Case-Based Planning: An Integrated Theory of Planning, Learning and Memory
YALE UNIV NEW HAVEN CT DEPT OF COMPUTER SCIENCE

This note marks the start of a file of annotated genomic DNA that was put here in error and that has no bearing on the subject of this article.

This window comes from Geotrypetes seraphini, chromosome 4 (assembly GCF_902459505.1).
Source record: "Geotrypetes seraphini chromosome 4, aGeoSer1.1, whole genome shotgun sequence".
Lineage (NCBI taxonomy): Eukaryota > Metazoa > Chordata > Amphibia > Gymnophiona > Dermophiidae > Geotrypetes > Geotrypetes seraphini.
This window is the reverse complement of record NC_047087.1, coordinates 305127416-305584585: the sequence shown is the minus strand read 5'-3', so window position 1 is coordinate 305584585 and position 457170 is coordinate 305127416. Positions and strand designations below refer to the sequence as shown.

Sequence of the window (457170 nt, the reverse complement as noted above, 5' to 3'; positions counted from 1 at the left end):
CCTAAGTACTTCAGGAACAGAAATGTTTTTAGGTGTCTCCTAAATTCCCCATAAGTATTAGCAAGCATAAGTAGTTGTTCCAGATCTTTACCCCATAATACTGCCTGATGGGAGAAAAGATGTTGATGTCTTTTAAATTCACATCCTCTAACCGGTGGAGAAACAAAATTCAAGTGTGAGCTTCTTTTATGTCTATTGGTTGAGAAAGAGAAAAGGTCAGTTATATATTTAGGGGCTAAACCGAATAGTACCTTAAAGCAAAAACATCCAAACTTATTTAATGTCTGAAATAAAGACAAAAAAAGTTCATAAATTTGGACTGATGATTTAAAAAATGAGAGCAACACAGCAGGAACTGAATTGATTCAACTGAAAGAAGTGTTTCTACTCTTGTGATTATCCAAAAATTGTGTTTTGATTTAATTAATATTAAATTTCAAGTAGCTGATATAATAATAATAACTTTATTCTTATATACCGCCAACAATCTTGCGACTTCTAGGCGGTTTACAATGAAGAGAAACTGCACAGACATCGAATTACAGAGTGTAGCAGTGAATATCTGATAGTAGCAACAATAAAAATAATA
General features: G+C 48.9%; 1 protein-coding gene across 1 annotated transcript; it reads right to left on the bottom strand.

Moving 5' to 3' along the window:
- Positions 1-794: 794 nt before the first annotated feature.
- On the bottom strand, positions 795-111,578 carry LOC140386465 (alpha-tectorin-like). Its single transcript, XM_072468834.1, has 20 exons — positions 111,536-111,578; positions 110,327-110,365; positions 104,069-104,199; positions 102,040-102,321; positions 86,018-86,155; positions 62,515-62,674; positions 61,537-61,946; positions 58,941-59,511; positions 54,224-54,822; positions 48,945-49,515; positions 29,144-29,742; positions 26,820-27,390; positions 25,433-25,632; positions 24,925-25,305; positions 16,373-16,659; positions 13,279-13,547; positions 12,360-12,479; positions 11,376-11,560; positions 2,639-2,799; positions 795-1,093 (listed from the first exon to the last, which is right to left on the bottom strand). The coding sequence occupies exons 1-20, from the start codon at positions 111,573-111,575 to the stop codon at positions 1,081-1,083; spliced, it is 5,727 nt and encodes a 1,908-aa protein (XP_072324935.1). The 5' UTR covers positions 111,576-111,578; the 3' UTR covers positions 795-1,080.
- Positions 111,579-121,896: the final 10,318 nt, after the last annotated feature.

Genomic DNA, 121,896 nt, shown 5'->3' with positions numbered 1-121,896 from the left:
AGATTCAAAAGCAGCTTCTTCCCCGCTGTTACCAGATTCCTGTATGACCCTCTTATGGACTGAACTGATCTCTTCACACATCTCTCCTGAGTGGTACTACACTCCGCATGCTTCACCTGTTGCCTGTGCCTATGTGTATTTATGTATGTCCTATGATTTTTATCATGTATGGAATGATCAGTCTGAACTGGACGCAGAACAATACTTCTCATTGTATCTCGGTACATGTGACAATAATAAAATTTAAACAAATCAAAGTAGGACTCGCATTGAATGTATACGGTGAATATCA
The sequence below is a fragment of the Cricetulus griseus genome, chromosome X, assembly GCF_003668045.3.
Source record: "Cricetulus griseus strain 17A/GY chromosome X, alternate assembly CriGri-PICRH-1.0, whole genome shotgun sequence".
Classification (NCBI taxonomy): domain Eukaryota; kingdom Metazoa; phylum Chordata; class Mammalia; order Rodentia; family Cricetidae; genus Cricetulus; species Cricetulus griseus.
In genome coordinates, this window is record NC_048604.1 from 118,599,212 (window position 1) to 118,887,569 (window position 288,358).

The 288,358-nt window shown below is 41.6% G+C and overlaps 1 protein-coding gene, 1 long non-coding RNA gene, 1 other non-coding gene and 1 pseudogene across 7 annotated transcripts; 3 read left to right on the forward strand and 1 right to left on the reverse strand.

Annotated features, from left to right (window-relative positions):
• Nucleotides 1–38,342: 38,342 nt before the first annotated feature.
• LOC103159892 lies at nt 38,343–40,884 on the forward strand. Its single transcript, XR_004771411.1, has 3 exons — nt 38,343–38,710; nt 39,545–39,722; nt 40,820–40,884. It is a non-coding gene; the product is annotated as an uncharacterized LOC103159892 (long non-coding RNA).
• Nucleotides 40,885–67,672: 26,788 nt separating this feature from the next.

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This dissertation presents a theory of case-based planning that integrates memory oriented learning with an active planner. Case-based planning requires a machine planner that makes use of its own past experience in developing new plans. A case-based planner relies on memory instead of a base of rules. Memories of past successes are accessed and modified to create new plans. Memories of past failures are used to warn the planner of impending problems, and memories of past repairs are called upon to tell the planner how to how to deal with them. This view of planning from experience is supported by a learning system that incorporates new experiences into the planners episodic memory. This learning algorithm gains from the planners failures as well as its successes. Successful plans are stored in memory, indexed by the goals they satisfy and the problems they avoid. Failures are also stored, indexed by the features in the world that predict them. By storing failures as well as successes, the planner is able to anticipate and avoid future plan failures. A process of plan repair is also presented in which plan failures are diagnosed through a causal analysis of the steps and states that led to their occurrence. This causal analysis is used to access repair strategies for the general situation. These strategies are then transformed into specific alterations for the faulty plan at hand. This theory improves on past planning models in three areas failure avoidance, plan repair and plan reuse.
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